On an early March morning in 1990, invaders arrived by sea just as residents of Torotsian, a small island west of Bougainville, were beginning to stir. Heavily armed and menacing, the noisy squad of independence fighters spread out across the small island, bellowing orders to the sleepy villagers to assemble at the village church without delay.
John Wesley Gareitz [gar-ATES], a Bible translator for the Saposa people and paramount chief of his island, knew why they had come.
“They knew that my brothers were with the ‘other side,’ the Papua New Guinea Defence Force,” says Gareitz, now 64. “One was an air force pilot, the other an officer in the military.”
The soldiers lingered throughout the morning and into the afternoon. When all the villagers had gathered, the commander approached Gareitz and demanded to know where his brothers were hiding.
“On my right was my colleague, Charles,” Gareitz recalls. “I told him to answer the commander’s questions while I did my praying. I said, ‘God, if this is the time you want to take me, I’m OK. But if you want me to continue with the ministry of Bible translation, then spare my life.’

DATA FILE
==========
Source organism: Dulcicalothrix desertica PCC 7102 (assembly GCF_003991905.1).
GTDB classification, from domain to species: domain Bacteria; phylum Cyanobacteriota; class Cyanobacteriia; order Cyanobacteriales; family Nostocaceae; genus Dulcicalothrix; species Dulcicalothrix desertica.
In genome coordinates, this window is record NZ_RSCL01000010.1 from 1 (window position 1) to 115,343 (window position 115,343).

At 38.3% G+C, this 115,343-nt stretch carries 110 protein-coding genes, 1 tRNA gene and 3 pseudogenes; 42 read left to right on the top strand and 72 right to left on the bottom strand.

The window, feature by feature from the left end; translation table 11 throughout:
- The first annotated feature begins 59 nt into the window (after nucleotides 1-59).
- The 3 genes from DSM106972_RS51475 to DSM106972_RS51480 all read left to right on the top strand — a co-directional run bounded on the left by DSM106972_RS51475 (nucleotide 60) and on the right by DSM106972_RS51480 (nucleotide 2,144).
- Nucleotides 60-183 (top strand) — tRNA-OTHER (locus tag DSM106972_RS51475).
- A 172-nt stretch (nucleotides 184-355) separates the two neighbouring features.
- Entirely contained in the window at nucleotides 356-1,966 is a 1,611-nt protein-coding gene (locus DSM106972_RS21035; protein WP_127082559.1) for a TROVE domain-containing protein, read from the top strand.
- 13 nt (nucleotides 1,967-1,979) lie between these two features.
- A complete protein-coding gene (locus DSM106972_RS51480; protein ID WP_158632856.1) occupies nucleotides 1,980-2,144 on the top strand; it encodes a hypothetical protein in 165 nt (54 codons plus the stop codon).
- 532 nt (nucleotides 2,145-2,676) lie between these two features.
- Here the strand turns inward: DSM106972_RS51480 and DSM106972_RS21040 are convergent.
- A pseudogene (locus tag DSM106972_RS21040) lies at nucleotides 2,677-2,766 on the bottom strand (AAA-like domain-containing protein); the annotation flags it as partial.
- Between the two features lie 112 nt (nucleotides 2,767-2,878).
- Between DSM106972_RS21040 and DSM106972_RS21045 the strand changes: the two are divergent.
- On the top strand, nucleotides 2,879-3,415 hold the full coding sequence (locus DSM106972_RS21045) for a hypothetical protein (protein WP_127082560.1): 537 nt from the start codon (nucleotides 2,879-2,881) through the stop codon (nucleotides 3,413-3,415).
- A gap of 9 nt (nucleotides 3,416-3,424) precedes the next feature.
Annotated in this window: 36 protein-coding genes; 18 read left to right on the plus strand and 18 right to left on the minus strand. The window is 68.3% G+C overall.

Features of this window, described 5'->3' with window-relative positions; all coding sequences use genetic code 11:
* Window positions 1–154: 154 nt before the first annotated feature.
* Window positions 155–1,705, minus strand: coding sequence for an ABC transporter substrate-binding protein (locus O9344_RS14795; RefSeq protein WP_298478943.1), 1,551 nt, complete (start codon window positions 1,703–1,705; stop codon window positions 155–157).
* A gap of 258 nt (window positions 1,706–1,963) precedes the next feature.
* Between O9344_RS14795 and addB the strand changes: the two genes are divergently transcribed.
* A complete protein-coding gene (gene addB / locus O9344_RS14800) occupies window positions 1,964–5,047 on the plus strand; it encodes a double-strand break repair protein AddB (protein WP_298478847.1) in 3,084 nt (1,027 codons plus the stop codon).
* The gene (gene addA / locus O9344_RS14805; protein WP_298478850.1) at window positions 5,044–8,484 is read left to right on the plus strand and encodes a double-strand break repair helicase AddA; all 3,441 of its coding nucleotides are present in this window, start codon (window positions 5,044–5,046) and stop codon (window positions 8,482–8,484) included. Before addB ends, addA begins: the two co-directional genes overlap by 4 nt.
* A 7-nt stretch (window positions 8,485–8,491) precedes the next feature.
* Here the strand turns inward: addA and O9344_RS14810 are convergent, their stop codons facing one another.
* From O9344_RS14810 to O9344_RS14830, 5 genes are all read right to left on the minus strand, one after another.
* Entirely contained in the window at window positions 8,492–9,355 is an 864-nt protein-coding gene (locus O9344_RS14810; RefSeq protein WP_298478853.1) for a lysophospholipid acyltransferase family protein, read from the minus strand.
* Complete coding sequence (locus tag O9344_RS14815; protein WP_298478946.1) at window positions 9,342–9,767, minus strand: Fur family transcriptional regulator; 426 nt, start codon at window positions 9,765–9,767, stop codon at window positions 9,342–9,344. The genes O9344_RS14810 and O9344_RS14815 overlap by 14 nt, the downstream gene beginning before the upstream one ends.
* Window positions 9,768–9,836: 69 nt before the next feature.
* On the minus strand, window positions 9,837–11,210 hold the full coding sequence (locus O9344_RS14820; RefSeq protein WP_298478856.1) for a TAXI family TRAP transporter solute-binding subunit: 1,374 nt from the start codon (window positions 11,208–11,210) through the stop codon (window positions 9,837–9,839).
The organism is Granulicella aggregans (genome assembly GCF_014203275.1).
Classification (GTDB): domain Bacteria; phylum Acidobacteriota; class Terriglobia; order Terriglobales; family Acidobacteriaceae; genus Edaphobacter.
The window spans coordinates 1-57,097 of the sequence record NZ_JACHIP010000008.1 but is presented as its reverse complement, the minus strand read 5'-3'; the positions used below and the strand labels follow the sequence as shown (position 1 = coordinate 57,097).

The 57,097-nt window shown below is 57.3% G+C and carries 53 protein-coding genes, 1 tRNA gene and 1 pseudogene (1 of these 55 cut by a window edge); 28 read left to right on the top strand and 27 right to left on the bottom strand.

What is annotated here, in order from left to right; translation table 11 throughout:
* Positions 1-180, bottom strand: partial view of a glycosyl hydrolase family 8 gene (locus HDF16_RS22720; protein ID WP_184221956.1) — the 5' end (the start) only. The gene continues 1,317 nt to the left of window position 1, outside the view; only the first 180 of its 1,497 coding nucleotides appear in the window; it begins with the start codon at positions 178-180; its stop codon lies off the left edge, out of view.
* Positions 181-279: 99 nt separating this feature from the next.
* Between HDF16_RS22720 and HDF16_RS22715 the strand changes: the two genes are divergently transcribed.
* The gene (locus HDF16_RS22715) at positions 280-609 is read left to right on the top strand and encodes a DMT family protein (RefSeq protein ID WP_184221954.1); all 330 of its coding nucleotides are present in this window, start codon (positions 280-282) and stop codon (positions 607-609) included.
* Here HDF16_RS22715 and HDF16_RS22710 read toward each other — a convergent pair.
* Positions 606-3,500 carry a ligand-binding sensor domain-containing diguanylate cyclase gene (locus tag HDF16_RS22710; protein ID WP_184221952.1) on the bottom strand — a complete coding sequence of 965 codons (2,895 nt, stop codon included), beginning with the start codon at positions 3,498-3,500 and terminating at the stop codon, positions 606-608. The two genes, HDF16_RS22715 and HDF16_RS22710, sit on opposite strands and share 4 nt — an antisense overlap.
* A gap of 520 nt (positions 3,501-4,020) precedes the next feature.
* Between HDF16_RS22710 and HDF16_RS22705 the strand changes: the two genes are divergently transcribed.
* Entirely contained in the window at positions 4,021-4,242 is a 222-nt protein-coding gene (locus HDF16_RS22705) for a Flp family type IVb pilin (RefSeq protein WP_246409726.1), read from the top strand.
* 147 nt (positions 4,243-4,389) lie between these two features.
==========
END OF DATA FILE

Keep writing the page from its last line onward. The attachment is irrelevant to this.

“I didn’t notice that the commander was pointing a gun at us, myself and my colleague. After my ‘amen,’ the commander tried to shoot. He was just about a metre apart from us.”
As Gareitz continues with his story, he struggles to find the precise words to explain what happened next.
“The bullet flew away. . . . Then a second time . . . and a third, he tried to pull the trigger—the same thing happened.
“The commander was speechless.”
Gareitz may not know the precise words to describe what happened that morning; he only knows that somehow, all three bullets fell to the ground. The officer could only stare at him. Flustered, he picked up the errant bullets and stormed off, barking orders to his men to grab any valuables they could carry and take them to the boat.
As the boat pulled away from the island, Gareitz turned to his people and led them in a prayer of forgiveness for the intruders.
“They could all feel the presence of God and they could see what the Lord had done.”
Gareitz has since shared his remarkable testimony in mainland Papua New Guinea and as far away as New Zealand, which he visited in 2010. He is aware that believers in that country, as well as Australia and around the globe, were interceding in prayer for the people of Bougainville throughout the decade-long crisis.